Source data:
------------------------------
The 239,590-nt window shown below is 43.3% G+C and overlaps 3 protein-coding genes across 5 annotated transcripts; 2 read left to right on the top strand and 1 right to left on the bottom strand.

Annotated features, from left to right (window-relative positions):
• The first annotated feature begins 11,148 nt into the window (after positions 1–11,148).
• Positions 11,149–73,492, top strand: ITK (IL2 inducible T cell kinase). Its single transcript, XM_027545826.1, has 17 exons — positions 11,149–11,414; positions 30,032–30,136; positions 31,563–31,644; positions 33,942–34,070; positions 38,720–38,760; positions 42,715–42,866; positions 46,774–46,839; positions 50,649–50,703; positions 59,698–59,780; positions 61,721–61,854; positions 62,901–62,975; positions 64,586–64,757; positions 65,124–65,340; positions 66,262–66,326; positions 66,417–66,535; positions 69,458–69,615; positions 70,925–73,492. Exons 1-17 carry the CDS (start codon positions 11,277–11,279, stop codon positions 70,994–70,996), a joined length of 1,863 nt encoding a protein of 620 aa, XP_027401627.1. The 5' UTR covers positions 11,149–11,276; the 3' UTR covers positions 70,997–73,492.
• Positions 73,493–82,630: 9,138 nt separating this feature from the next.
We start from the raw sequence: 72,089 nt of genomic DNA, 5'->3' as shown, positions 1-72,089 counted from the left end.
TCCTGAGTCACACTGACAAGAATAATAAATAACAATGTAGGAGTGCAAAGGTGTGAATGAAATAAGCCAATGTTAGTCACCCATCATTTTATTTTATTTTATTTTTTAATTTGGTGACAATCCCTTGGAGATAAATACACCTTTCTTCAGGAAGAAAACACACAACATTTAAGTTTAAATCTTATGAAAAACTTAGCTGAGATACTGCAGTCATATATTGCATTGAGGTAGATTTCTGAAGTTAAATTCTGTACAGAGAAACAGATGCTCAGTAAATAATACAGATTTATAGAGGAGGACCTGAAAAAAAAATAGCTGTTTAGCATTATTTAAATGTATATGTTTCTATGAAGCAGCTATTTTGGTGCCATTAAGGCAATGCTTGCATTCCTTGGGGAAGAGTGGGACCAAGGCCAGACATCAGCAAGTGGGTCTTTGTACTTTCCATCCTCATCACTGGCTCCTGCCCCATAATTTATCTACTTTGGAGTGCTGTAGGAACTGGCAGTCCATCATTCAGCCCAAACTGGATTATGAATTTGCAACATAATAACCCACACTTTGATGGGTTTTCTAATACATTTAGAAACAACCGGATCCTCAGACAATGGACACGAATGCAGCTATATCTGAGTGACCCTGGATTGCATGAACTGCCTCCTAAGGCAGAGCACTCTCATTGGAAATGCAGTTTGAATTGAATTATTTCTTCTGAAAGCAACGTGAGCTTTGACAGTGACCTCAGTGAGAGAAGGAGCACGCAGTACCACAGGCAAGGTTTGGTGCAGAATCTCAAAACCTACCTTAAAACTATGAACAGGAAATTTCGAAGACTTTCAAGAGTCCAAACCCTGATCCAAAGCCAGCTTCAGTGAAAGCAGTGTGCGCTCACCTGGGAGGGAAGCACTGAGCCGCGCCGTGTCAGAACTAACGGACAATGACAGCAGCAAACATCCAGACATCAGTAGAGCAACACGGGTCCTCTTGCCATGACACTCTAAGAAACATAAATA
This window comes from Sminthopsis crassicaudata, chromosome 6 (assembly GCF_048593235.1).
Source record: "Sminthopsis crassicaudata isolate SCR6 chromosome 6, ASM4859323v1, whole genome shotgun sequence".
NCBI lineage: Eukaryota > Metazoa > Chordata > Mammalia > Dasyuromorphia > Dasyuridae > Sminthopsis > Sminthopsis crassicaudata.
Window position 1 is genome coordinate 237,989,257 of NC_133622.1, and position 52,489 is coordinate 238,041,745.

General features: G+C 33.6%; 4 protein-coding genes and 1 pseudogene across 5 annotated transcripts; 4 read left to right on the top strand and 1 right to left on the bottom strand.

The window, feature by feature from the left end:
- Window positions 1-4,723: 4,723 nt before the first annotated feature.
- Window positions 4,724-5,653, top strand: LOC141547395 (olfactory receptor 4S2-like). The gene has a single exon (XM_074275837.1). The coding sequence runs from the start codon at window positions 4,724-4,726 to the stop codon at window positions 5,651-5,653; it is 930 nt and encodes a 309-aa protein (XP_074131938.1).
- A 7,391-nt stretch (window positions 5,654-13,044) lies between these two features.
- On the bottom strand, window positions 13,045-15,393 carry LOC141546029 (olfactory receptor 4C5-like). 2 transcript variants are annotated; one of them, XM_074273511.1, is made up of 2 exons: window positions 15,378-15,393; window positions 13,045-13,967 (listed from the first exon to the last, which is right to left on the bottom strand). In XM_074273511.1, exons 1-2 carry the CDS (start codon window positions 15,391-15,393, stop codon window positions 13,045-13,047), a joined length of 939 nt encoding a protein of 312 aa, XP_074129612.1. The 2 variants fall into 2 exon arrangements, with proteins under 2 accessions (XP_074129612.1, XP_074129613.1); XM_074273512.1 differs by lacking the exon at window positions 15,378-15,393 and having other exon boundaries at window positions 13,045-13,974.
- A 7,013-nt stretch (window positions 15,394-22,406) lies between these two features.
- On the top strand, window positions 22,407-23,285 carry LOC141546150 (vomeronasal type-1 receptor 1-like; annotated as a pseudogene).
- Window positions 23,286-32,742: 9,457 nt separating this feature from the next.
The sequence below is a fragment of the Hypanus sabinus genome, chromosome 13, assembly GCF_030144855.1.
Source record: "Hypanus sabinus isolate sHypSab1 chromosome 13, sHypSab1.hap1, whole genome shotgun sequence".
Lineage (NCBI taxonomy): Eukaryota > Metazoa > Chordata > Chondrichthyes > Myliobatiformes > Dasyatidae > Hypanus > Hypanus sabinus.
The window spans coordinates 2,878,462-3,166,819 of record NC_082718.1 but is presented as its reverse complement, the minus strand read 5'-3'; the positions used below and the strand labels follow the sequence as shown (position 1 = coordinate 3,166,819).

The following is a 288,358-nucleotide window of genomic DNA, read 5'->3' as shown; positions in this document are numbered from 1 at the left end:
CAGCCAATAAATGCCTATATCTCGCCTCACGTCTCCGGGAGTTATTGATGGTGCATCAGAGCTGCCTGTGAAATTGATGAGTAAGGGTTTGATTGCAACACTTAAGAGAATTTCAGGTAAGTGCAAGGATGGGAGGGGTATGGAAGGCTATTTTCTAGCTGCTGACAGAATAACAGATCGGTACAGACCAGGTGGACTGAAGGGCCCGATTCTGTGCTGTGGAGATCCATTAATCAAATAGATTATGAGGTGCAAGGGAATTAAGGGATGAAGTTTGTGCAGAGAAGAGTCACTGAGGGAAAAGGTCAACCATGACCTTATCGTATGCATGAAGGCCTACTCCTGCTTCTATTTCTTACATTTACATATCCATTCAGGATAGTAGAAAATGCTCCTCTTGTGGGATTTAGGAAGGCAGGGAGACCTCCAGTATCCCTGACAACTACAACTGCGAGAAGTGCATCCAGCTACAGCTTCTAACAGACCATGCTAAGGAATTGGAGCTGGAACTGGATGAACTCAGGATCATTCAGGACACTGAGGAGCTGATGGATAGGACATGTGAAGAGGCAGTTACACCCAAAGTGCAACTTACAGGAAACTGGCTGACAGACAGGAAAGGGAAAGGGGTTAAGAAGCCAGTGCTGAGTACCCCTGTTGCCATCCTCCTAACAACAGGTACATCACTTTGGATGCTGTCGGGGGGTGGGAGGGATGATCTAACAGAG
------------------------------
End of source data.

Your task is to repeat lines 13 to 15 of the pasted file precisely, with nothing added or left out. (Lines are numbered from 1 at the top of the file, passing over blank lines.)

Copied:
The window, feature by feature from the left end:
- Window positions 1-4,723: 4,723 nt before the first annotated feature.
- Window positions 4,724-5,653, top strand: LOC141547395 (olfactory receptor 4S2-like). The gene has a single exon (XM_074275837.1). The coding sequence runs from the start codon at window positions 4,724-4,726 to the stop codon at window positions 5,651-5,653; it is 930 nt and encodes a 309-aa protein (XP_074131938.1).